City of Toledo truck drivers who use their coffee breaks and lunch half-hour to read a newspaper to catch up on sports or a favorite comic may want to consider taking up meditation.
A new policy from the management of the Division of Streets, Bridges, and Harbor prohibits the possession of newspapers and magazines in vehicles owned by the division.
Mark Marzec, superintendent of the division, issued the order June 21, effective July 20.
The policy says, "there will be no types of newspapers and/or magazines allowed in any Streets, Bridges, and Harbor equipment and/or vehicles. Personnel caught with these items will be disciplined."
Mr. Marzec could not be reached for comment.
Bill Franklin, director of the Department of Public Service, said the policy is aimed at avoiding a situation that might irritate taxpayers as they drive by. He said department officials want to improve productivity and resident pride in their work force.
"Being a city worker in a large orange vehicle at a busy intersection is like being in a fish bowl," Mr. Franklin said. "Although most of our workers are productive and aren't goofing off, the perception that a few can give by spreading out a large newspaper across the windshield can cause the perception that we're lazy."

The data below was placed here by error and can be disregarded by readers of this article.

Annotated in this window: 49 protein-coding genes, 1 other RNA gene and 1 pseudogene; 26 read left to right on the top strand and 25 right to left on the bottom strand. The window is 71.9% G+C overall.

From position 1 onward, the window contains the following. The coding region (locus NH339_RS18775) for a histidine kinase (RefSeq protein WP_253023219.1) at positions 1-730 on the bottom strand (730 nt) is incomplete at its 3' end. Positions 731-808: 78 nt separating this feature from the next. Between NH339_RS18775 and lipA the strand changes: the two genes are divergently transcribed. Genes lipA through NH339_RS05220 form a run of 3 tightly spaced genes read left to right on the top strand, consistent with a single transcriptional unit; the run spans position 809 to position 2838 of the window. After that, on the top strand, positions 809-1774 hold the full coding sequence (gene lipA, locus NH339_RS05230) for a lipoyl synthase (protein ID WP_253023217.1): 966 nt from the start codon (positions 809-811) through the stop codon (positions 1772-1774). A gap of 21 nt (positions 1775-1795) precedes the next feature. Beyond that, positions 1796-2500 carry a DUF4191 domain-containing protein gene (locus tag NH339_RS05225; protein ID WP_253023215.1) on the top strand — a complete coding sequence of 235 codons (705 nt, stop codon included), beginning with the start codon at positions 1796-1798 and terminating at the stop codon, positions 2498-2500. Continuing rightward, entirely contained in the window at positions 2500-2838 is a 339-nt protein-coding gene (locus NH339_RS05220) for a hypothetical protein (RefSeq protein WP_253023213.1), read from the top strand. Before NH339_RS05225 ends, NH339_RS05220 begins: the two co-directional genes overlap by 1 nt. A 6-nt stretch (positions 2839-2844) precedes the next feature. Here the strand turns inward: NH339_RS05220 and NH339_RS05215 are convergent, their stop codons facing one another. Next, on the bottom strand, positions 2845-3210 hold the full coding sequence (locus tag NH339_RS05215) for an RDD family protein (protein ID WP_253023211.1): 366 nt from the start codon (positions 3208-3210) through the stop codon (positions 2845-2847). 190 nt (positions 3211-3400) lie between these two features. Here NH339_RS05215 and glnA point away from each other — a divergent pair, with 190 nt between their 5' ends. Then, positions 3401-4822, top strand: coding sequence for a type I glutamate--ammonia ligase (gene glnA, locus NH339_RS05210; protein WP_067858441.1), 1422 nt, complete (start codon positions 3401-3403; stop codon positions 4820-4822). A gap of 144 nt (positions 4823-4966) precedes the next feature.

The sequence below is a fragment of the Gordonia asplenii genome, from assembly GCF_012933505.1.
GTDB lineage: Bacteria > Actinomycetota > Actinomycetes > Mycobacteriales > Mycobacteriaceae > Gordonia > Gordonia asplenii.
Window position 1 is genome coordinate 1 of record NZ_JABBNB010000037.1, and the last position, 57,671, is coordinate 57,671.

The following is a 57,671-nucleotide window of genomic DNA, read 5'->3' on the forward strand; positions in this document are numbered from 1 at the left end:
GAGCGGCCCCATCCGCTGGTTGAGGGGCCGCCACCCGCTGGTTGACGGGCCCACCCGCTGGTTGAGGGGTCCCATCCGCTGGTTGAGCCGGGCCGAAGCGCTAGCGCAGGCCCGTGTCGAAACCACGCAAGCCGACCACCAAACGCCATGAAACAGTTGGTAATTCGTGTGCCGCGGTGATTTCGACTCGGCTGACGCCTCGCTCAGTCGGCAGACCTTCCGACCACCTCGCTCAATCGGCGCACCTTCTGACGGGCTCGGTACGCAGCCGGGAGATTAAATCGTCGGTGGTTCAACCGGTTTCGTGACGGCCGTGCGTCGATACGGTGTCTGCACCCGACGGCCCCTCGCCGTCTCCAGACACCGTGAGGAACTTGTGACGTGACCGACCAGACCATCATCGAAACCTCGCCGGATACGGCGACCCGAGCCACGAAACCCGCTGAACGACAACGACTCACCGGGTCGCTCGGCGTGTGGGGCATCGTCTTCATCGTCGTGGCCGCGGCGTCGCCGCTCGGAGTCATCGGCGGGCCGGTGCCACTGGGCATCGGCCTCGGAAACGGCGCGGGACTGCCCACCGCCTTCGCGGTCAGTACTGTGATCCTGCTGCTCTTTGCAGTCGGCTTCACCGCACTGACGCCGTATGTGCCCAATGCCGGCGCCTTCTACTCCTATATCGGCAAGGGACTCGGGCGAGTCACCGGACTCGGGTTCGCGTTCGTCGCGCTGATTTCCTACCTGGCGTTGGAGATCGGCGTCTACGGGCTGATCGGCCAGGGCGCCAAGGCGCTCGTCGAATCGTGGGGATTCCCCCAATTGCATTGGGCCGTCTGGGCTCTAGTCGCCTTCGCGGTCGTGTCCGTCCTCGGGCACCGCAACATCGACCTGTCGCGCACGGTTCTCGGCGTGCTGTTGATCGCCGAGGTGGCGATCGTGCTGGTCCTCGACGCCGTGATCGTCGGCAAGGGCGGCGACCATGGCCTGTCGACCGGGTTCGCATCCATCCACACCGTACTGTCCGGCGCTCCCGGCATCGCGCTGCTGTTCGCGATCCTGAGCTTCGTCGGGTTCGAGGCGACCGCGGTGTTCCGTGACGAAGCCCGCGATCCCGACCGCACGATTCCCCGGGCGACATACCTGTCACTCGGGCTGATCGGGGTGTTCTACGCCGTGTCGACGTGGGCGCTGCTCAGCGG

The new policy has caused some consternation among employees of the division, said Don Czerniak, head of American Federation of State, County, and Municipal Employees Local 7.
"You're telling me that even on a time period that I'm not being paid for, you're going to control my right to read the newspaper?" Mr. Czerniak asked.
He said workers get two 15-minute breaks and a half-hour lunch break, and it's not uncommon for them to bring a newspaper and read it at those times.
"Usually one guy brings it so everyone can read it," Mr. Czerniak said.
David Welch, commissioner of the division and a former elected member of the Toledo Board of Education, did not accuse drivers of reading the paper while on city time. But he said residents don't know when employees are on break.
"People are out there watching. Let's not be sitting in the truck reading the newspaper," Mr. Welch said.
He said simply prohibiting the reading of newspapers while in a city vehicle would not have been adequate.
"If you have it sitting in the truck - a newspaper or a magazine - you're liable to pick it up," Mr. Welch said.
Mr. Franklin said attempts have been made to discourage reading newspapers while sitting in city-owned vehicles, but the gentle approach wasn't effective.
Mr. Czerniak said for the policy to be applied fairly, employees of city offices in Government Center should be barred from picking up a newspaper from one of the news racks in the lobby and taking it with them to their offices.
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